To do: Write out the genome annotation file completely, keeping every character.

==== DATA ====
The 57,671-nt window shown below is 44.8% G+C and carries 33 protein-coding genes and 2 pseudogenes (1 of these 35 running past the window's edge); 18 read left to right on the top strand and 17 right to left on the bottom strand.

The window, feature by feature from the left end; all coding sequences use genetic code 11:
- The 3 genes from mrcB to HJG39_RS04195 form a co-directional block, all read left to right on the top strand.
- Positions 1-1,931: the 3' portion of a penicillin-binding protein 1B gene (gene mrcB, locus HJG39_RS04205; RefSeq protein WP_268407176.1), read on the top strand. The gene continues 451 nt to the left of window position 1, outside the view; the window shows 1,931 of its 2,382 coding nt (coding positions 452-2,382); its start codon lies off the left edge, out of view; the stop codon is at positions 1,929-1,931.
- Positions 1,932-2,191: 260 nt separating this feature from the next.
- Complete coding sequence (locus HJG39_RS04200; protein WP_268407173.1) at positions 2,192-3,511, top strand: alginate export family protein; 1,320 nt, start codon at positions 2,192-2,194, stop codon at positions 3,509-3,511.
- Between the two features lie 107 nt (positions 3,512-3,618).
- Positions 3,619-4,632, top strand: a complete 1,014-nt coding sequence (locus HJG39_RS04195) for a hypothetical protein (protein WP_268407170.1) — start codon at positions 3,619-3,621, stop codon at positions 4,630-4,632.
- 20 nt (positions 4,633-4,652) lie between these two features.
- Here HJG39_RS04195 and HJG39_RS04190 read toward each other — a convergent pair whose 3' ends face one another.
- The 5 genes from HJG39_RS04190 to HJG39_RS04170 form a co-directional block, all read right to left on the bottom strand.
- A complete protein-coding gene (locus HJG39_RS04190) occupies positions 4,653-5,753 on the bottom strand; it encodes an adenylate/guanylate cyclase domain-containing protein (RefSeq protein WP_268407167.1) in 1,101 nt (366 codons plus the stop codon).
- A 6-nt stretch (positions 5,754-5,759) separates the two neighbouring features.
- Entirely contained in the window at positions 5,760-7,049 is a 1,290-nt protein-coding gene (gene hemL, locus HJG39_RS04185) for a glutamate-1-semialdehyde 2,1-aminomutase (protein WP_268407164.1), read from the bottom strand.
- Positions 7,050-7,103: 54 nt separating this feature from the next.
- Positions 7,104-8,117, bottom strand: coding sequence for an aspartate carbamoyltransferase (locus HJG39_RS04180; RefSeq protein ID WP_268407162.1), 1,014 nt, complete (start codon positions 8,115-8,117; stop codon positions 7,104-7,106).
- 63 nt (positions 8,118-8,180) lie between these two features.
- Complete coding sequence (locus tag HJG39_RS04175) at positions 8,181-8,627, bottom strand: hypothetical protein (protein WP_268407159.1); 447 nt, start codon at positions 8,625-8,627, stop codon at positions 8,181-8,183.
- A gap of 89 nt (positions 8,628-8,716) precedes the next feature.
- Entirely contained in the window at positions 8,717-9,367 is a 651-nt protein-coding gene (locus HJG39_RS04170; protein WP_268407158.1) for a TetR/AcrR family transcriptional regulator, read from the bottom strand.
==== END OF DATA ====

The 57,671-nt window shown below is 44.8% G+C and carries 33 protein-coding genes and 2 pseudogenes (1 of these 35 running past the window's edge); 18 read left to right on the top strand and 17 right to left on the bottom strand.

The window, feature by feature from the left end; all coding sequences use genetic code 11:
- The 3 genes from mrcB to HJG39_RS04195 form a co-directional block, all read left to right on the top strand.
- Positions 1-1,931: the 3' portion of a penicillin-binding protein 1B gene (gene mrcB, locus HJG39_RS04205; RefSeq protein WP_268407176.1), read on the top strand. The gene continues 451 nt to the left of window position 1, outside the view; the window shows 1,931 of its 2,382 coding nt (coding positions 452-2,382); its start codon lies off the left edge, out of view; the stop codon is at positions 1,929-1,931.
- Positions 1,932-2,191: 260 nt separating this feature from the next.
- Complete coding sequence (locus HJG39_RS04200; protein WP_268407173.1) at positions 2,192-3,511, top strand: alginate export family protein; 1,320 nt, start codon at positions 2,192-2,194, stop codon at positions 3,509-3,511.
- Between the two features lie 107 nt (positions 3,512-3,618).
- Positions 3,619-4,632, top strand: a complete 1,014-nt coding sequence (locus HJG39_RS04195) for a hypothetical protein (protein WP_268407170.1) — start codon at positions 3,619-3,621, stop codon at positions 4,630-4,632.
- 20 nt (positions 4,633-4,652) lie between these two features.
- Here HJG39_RS04195 and HJG39_RS04190 read toward each other — a convergent pair whose 3' ends face one another.
- The 5 genes from HJG39_RS04190 to HJG39_RS04170 form a co-directional block, all read right to left on the bottom strand.
- A complete protein-coding gene (locus HJG39_RS04190) occupies positions 4,653-5,753 on the bottom strand; it encodes an adenylate/guanylate cyclase domain-containing protein (RefSeq protein WP_268407167.1) in 1,101 nt (366 codons plus the stop codon).
- A 6-nt stretch (positions 5,754-5,759) separates the two neighbouring features.
- Entirely contained in the window at positions 5,760-7,049 is a 1,290-nt protein-coding gene (gene hemL, locus HJG39_RS04185) for a glutamate-1-semialdehyde 2,1-aminomutase (protein WP_268407164.1), read from the bottom strand.
- Positions 7,050-7,103: 54 nt separating this feature from the next.
- Positions 7,104-8,117, bottom strand: coding sequence for an aspartate carbamoyltransferase (locus HJG39_RS04180; RefSeq protein ID WP_268407162.1), 1,014 nt, complete (start codon positions 8,115-8,117; stop codon positions 7,104-7,106).
- 63 nt (positions 8,118-8,180) lie between these two features.
- Complete coding sequence (locus tag HJG39_RS04175) at positions 8,181-8,627, bottom strand: hypothetical protein (protein WP_268407159.1); 447 nt, start codon at positions 8,625-8,627, stop codon at positions 8,181-8,183.
- A gap of 89 nt (positions 8,628-8,716) precedes the next feature.
- Entirely contained in the window at positions 8,717-9,367 is a 651-nt protein-coding gene (locus HJG39_RS04170; protein WP_268407158.1) for a TetR/AcrR family transcriptional regulator, read from the bottom strand.